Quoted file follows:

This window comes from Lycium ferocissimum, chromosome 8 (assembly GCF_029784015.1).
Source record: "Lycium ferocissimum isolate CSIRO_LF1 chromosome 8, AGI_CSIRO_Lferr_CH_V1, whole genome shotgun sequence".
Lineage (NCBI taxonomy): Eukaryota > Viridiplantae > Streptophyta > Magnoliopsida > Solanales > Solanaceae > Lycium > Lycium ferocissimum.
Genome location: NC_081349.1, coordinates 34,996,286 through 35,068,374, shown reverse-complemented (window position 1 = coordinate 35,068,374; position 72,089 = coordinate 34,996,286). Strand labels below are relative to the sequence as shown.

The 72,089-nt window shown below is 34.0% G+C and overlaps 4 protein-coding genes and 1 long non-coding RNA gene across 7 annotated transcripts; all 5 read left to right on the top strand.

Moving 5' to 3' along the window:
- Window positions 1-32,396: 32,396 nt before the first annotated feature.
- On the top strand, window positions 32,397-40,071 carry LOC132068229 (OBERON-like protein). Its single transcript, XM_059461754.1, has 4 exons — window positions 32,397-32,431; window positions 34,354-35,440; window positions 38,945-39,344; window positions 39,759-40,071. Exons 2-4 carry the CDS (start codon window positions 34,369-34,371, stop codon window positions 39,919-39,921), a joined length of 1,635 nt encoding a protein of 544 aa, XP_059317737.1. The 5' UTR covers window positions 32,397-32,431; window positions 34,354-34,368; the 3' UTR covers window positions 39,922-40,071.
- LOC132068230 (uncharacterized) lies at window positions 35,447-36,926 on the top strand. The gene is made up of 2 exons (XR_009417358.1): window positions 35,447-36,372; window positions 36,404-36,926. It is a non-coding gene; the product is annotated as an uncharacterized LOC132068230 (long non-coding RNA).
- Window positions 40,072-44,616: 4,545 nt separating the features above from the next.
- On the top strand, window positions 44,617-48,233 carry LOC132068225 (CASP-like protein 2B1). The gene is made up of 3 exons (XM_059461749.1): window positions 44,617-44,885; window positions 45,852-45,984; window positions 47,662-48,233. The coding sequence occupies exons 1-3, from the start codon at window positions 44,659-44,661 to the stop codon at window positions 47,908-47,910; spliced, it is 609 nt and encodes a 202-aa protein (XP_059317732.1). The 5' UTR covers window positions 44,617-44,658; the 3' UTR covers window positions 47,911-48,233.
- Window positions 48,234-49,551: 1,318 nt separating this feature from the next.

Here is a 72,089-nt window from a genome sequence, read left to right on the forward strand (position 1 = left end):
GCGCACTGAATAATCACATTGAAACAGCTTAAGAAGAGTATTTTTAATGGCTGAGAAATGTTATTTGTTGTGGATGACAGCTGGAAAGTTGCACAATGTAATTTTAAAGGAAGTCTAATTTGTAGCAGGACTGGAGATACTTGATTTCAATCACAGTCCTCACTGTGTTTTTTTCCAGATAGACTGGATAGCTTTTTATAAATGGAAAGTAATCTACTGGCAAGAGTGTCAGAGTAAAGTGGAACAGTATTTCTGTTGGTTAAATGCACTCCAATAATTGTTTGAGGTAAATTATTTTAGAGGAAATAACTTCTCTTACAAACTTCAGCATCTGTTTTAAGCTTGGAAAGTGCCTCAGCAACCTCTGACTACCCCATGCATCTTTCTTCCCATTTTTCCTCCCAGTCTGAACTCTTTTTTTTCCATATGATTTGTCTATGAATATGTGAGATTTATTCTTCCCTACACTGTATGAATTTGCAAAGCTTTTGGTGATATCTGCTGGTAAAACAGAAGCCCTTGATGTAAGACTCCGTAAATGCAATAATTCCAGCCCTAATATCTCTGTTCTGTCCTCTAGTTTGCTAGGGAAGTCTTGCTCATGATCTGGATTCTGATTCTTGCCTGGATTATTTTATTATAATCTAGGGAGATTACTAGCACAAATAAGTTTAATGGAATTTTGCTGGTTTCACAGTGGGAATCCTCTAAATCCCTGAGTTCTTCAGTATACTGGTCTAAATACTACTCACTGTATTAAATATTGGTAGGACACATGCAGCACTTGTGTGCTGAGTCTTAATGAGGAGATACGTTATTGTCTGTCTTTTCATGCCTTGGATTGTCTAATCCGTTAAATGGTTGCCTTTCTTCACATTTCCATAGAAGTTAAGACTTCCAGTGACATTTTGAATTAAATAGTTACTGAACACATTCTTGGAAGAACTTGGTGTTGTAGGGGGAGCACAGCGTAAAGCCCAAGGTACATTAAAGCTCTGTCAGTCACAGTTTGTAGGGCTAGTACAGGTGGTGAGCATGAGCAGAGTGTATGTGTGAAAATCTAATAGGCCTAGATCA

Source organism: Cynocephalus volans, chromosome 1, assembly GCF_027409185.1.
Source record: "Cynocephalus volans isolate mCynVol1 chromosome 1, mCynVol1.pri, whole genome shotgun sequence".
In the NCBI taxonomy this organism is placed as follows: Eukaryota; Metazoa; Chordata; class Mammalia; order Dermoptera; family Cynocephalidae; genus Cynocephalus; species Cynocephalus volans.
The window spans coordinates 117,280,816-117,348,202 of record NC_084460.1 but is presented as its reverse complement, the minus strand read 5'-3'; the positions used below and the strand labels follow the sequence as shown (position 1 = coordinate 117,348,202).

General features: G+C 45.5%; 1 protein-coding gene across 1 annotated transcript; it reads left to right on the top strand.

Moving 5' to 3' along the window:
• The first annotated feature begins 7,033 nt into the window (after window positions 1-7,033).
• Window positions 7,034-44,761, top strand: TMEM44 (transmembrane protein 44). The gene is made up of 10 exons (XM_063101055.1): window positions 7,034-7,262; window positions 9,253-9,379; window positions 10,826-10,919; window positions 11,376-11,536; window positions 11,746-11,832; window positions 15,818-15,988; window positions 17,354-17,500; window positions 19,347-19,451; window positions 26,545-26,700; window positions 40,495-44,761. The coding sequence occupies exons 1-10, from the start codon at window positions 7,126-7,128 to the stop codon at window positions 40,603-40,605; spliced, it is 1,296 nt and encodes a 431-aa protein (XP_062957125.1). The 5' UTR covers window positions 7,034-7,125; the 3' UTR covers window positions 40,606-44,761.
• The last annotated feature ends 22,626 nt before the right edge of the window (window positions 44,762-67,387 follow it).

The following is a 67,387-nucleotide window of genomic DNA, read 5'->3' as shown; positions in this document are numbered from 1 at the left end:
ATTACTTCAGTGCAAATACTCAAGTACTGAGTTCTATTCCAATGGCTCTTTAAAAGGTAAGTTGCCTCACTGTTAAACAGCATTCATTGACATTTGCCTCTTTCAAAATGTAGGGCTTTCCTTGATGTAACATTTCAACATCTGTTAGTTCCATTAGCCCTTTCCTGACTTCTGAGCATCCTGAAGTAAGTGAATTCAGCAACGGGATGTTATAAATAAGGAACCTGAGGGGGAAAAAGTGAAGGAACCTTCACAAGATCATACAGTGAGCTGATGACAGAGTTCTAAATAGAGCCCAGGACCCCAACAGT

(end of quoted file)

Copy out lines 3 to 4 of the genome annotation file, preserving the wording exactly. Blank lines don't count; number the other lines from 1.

Lineage (NCBI taxonomy): Eukaryota > Viridiplantae > Streptophyta > Magnoliopsida > Solanales > Solanaceae > Lycium > Lycium ferocissimum.
Genome location: NC_081349.1, coordinates 34,996,286 through 35,068,374, shown reverse-complemented (window position 1 = coordinate 35,068,374; position 72,089 = coordinate 34,996,286). Strand labels below are relative to the sequence as shown.